11.5.3 Physical Properties

    11.5.4 Plant Growth

    11.6 Sawdust

    11.7 Composted Plant Waste

    11.8 Other Materials

    11.9 Stability of Growing Media

    11.9.1 Physical and Biological Stability

    11.9.2 Pathogen Survival in Compost

    11.10 Disease Suppression by Organic Growing Media

    11.10.1 The Phenomenon and its Description

    11.10.2 Suggested Mechanisms for Suppressiveness of Compost Against Root Diseases

    11.10.3 Horticultural Considerations of Use of Compost as Soilless Substrate

    References

    12 Inorganic and Synthetic Organic Components of Soilless Culture and Potting Mixes

    12.1 Introduction

    12.2 Most Commonly Used Inorganic Substrates in Soilless Culture

    12.2.1 Natural Unmodified Materials

    12.2.2 Processed Materials

    12.2.3 Mineral Wool

    12.3 Most Commonly Used Synthetic Organic Media in Soilless Culture

    12.3.1 Polyurethane

    12.3.2 Polystyrene

    12.3.3 Polyester Fleece

    12.4 Substrates Mixtures — Theory and Practice

    12.4.1 Substrate Mixtures — Physical Properties

    12.4.2 Substrate Mixtures — Chemical Properties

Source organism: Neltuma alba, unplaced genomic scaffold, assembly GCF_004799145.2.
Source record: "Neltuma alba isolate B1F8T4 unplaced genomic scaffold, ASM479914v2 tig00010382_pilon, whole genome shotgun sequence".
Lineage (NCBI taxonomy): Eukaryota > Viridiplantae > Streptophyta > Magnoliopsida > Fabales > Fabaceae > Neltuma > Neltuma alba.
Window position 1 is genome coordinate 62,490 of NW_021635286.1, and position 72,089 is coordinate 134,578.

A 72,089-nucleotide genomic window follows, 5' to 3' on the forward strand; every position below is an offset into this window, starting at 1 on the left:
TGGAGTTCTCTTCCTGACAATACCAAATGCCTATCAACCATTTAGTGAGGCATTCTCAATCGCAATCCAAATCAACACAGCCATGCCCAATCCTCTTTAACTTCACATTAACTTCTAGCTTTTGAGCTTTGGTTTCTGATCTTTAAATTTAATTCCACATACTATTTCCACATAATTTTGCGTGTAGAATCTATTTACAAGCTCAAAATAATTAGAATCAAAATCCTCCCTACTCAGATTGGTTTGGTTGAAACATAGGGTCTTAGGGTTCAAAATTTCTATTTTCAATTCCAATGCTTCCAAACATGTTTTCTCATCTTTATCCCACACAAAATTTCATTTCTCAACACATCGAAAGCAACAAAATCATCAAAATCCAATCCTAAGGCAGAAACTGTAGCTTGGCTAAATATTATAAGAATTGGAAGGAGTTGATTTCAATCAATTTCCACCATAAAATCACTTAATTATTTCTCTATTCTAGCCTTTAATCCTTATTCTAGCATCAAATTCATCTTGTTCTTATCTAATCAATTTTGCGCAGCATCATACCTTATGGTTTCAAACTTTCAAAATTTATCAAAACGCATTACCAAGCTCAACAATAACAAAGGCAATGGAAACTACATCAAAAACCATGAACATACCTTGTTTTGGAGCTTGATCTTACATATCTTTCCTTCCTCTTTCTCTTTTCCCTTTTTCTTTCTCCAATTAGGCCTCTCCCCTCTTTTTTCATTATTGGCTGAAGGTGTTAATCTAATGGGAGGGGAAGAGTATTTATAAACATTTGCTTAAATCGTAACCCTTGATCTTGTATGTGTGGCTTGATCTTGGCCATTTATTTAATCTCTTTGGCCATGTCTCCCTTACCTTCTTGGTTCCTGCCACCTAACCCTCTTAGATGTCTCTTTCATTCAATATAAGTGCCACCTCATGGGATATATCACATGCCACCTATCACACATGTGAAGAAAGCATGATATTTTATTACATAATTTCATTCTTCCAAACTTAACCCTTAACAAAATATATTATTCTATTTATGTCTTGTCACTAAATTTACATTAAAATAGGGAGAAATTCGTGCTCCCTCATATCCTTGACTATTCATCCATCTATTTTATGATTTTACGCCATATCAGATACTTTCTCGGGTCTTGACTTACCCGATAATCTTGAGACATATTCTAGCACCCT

12.4.3 Substrate Mixtures — Practice

    12.5 Concluding Remarks

    Acknowledgments

    References

    13 Growing Plants in Soilless Culture: Operational Conclusions

    13.1 Evolution of Soilless Production Systems

    13.1.1 Major Limitation of Soilless - vs. Soil-growing Plants

    13.1.2 The Effects of Restricted Root Volume on Crop Performance and Management

    13.1.3 The Effects of Restricted Root Volume on Plant Nutrition

    13.1.4 Root Confinement by Rigid Barriers and Other Contributing Factors

    13.1.5 Root Exposure to Ambient Conditions

    13.1.6 Root Zone Uniformity

    13.2 Development and Change of Soilless Production Systems

    13.2.1 How New Substrates and Growing Systems Emerge (and Disappear)

    13.2.2 Environmental Restrictions and the Use of Closed Systems

    13.2.3 Soilless ‘Organic’ Production Systems

    13.2.4 Tailoring Plants for Soilless Culture: A Challenge for Plant Breeders

    13.2.5 Choosing the Appropriate Medium, Root Volume and Growing System

    13.3 Management of Soilless Production Systems

    13.3.1 Interrelationships Among Various Operational Parameters

    13.3.2 Dynamic Nature of the Soilless Root Zone

    13.3.3 Sensing and Controlling Root-zone Major Parameters: Present and Future

    References

    Index of Organism Names

    Subject Index

Product details

  • No. of pages: 608
  • Language: English
  • Copyright: © Elsevier Science 2007
  • Published: December 17, 2007
  • Imprint: Elsevier Science
  • eBook ISBN: 9780080556420

About the Editors

Michael Raviv

Newe Ya'ar Research Center, ARO, Department of Environmental Horticulture, Israel

Affiliations and Expertise

Newe Ya'ar Research Center, ARO, Department of Environmental Horticulture, Israel

J. Heinrich Lieth

Affiliations and Expertise

Department of Plant Sciences, University of California - Davis, U.S.A.